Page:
The Mana By-Election experiment

November 28, 2010

Note that this article does not necessarily represent the views of the whole party.

Don Franks

Below the big beaming blue and red billboards it was vacuous capitalist personality politics as usual.

Labour’s candidate claiming to be “working for Mana’ was Labour Party leader Phil Goff’s press secretary.

The best National’s Hekia Parata could produce for a slogan was a bastardisation of her own name - Vote Parata- “Heck yeah!”.

In the end Labour’s Kris Faafoi won the seat with 10,397 votes to  Parata’s 9317.

National came within 1080 votes of snatching a safe Labour seat  while their party is in government. Parata shattered Labour’s previous 6000-plus majority, turning Mana from the ninth safest seat in the country and one of Labour’s strongest bastions to a marginal one for the 2011 elections. Read the rest of this entry »

Law change during industrial disaster

November 26, 2010

Daphna Whitmore

While the Pike River mining disaster was unfolding the National Government passed new laws to curb workers’ rights.

Thousands protest against the law changes

International mining experts say that the mass deaths in Pike River should not have happened in a modern mine in a developed country. Perhaps they were unaware of the marginalised status of unions in New Zealand? The new laws are designed to keep unions even more sidelined.

The Employment Relations Amendment Bill (No 2) and Holiday Amendment Bill make the following changes from April 2011: Read the rest of this entry »

Ireland country report

November 25, 2010

The following report was drawn up by the Irish Marxist group, Socialist Democracy

10 November 2010

I Introduction

The Irish State is one of the most globalised in the world and for nearly two decades was held up as a model of economic development across Europe and further afield.  Now it is in severe crisis and faces bankruptcy.  The Irish Government has applauded its ‘first mover’ advantage in its efforts to enforce austerity – that it was taking the steps that sooner or later all other states would be forced to take.  The small and weak character of the Irish State means that it often exaggerates trends that exist elsewhere.  For all these reasons the Irish experience is an important one for others to study.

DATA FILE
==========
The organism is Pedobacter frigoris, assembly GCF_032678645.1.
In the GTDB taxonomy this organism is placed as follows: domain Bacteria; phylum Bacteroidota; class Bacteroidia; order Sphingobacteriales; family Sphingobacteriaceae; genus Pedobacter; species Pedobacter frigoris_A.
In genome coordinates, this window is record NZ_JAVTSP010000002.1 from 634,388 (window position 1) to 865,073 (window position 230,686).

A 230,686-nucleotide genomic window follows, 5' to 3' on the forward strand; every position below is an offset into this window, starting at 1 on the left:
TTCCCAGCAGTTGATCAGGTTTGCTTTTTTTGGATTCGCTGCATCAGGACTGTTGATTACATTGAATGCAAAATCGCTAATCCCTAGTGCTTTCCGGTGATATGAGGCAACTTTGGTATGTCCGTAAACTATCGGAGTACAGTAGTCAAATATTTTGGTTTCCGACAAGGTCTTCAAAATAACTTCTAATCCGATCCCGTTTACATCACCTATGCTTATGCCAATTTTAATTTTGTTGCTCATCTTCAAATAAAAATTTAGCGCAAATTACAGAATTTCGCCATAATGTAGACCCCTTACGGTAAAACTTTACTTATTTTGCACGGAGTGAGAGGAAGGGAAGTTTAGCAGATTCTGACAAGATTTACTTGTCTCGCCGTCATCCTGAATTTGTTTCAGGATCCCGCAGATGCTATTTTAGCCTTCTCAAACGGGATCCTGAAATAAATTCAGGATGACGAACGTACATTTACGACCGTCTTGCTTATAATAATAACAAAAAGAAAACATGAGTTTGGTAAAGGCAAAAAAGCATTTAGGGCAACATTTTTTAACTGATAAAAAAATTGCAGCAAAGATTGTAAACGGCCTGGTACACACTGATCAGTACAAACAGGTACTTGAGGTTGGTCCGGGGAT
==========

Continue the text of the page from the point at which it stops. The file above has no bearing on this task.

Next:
Read the rest of this entry »

IMF Will Entrench the Economics of the Madhouse

November 25, 2010

The following article is by the Irish socialist-republican group, éirígí


ICTU Protest, Saturday November 27th, 12pm, Wood Quay, Dublin Budget Night Protest, March to Leinster House. Assemble 5.30pm, Tues December 7th, Wolfe Tone Monument, Stephen’s Green, Dublin Introducing the catastrophic €400 billion [£340 billion] blanket bank guarantee scheme in September 2008, Twenty-Six County finance minister Brian Lenihan was keen to offer reassurance to those genuinely fearful of the consequences of such economic recklessness.

Thousands demonstrate in Ireland against austerity measures

Read the rest of this entry »

Pike river mine mass killing

November 24, 2010

As we learned this afternoon, the rescue we hoped for will not take place. Because of a second major explosion the miners at the Pike river site are all almost certainly dead.

Hard questions remain to be answered and there will be a struggle for the truth to see the light.

As that inevitable struggle unfolds, there are two positive ways workers can respond to this mass killing. One is to donate to the relief fund for the bereft families and community.

The other way is for organised labour to get its bottle back, so that we’re better organised to prevent future fatal industrial accidents  killing our friends, sons and daughters.

The union role in the Pike river disaster has been marginal. The one time it was openly advanced, the boss class closed ranks and drew their claws.

Senior Cabinet Ministers rounded on Australian journalists covering the Pike River coal mine crisis, labelling their questions “disgraceful” and branding one a “tosspot”.

Police Minister Judith Collins this afternoon heaped scorn upon Ean Higgins, from The Australian, for some questions he asked at a media conference this morning.

“Frankly, those journalists need to sit down and think about what they’re actually doing. What they are doing is they are cheapening the work of other journalists working in Greymouth and they are absolutely not respecting the terrible time the people of Greymouth are going through,” Collins said.

Energy Minister Gerry Brownlee earlier blasted Higgins as “boorish” for asking why a “local country cop” was leading the rescue operation.

Collins said the question was “disgraceful”.

What caused all this rukuss?

Foul mouthed Australian Ean Higgins had employed the “u” word.

Higgins  asked why Superintendent Gary Knowles was heading the rescue operation instead of a mining union.

Police superintendent Knowles then asserted that the disaster “wasn’t a union matter”.

If Knowles is right on that, then unions are irrelevant and should stop collecting dues and shut up shop.

If Knowles is wrong, Kiwi unions need to find the guts to stand up and show why we deserve to take up space.

Review:Mates and Lovers

November 24, 2010